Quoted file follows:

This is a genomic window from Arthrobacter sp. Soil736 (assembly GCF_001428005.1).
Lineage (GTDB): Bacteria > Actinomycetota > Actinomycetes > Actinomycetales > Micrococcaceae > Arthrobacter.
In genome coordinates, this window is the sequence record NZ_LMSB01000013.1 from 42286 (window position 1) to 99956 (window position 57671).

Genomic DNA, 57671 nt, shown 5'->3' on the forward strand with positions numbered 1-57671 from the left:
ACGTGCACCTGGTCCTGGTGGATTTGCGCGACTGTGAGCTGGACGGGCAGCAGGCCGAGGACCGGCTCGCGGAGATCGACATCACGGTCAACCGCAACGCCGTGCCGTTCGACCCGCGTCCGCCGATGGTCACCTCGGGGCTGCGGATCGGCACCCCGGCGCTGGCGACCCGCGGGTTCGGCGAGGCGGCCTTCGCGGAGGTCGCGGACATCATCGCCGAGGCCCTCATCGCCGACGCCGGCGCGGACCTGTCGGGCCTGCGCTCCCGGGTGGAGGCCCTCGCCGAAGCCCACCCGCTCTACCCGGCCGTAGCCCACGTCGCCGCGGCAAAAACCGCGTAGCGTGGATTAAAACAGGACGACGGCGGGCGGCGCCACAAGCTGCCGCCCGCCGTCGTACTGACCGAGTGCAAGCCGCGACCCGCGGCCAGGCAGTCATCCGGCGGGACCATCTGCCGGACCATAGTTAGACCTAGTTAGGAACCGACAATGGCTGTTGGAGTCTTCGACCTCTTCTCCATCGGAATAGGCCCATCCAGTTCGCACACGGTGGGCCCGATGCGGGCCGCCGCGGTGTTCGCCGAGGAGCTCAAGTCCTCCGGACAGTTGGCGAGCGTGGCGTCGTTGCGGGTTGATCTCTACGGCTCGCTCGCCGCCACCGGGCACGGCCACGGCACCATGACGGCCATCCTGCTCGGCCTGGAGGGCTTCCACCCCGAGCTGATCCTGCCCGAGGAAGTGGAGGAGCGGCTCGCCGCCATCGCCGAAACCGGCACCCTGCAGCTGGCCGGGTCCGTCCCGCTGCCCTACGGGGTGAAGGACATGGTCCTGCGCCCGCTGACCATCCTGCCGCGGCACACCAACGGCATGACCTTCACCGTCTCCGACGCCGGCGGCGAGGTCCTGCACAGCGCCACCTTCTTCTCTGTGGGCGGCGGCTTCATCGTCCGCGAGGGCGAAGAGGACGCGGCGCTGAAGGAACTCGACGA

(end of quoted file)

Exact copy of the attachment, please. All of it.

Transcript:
This is a genomic window from Arthrobacter sp. Soil736 (assembly GCF_001428005.1).
Lineage (GTDB): Bacteria > Actinomycetota > Actinomycetes > Actinomycetales > Micrococcaceae > Arthrobacter.
In genome coordinates, this window is the sequence record NZ_LMSB01000013.1 from 42286 (window position 1) to 99956 (window position 57671).

Genomic DNA, 57671 nt, shown 5'->3' on the forward strand with positions numbered 1-57671 from the left:
ACGTGCACCTGGTCCTGGTGGATTTGCGCGACTGTGAGCTGGACGGGCAGCAGGCCGAGGACCGGCTCGCGGAGATCGACATCACGGTCAACCGCAACGCCGTGCCGTTCGACCCGCGTCCGCCGATGGTCACCTCGGGGCTGCGGATCGGCACCCCGGCGCTGGCGACCCGCGGGTTCGGCGAGGCGGCCTTCGCGGAGGTCGCGGACATCATCGCCGAGGCCCTCATCGCCGACGCCGGCGCGGACCTGTCGGGCCTGCGCTCCCGGGTGGAGGCCCTCGCCGAAGCCCACCCGCTCTACCCGGCCGTAGCCCACGTCGCCGCGGCAAAAACCGCGTAGCGTGGATTAAAACAGGACGACGGCGGGCGGCGCCACAAGCTGCCGCCCGCCGTCGTACTGACCGAGTGCAAGCCGCGACCCGCGGCCAGGCAGTCATCCGGCGGGACCATCTGCCGGACCATAGTTAGACCTAGTTAGGAACCGACAATGGCTGTTGGAGTCTTCGACCTCTTCTCCATCGGAATAGGCCCATCCAGTTCGCACACGGTGGGCCCGATGCGGGCCGCCGCGGTGTTCGCCGAGGAGCTCAAGTCCTCCGGACAGTTGGCGAGCGTGGCGTCGTTGCGGGTTGATCTCTACGGCTCGCTCGCCGCCACCGGGCACGGCCACGGCACCATGACGGCCATCCTGCTCGGCCTGGAGGGCTTCCACCCCGAGCTGATCCTGCCCGAGGAAGTGGAGGAGCGGCTCGCCGCCATCGCCGAAACCGGCACCCTGCAGCTGGCCGGGTCCGTCCCGCTGCCCTACGGGGTGAAGGACATGGTCCTGCGCCCGCTGACCATCCTGCCGCGGCACACCAACGGCATGACCTTCACCGTCTCCGACGCCGGCGGCGAGGTCCTGCACAGCGCCACCTTCTTCTCTGTGGGCGGCGGCTTCATCGTCCGCGAGGGCGAAGAGGACGCGGCGCTGAAGGAACTCGACGA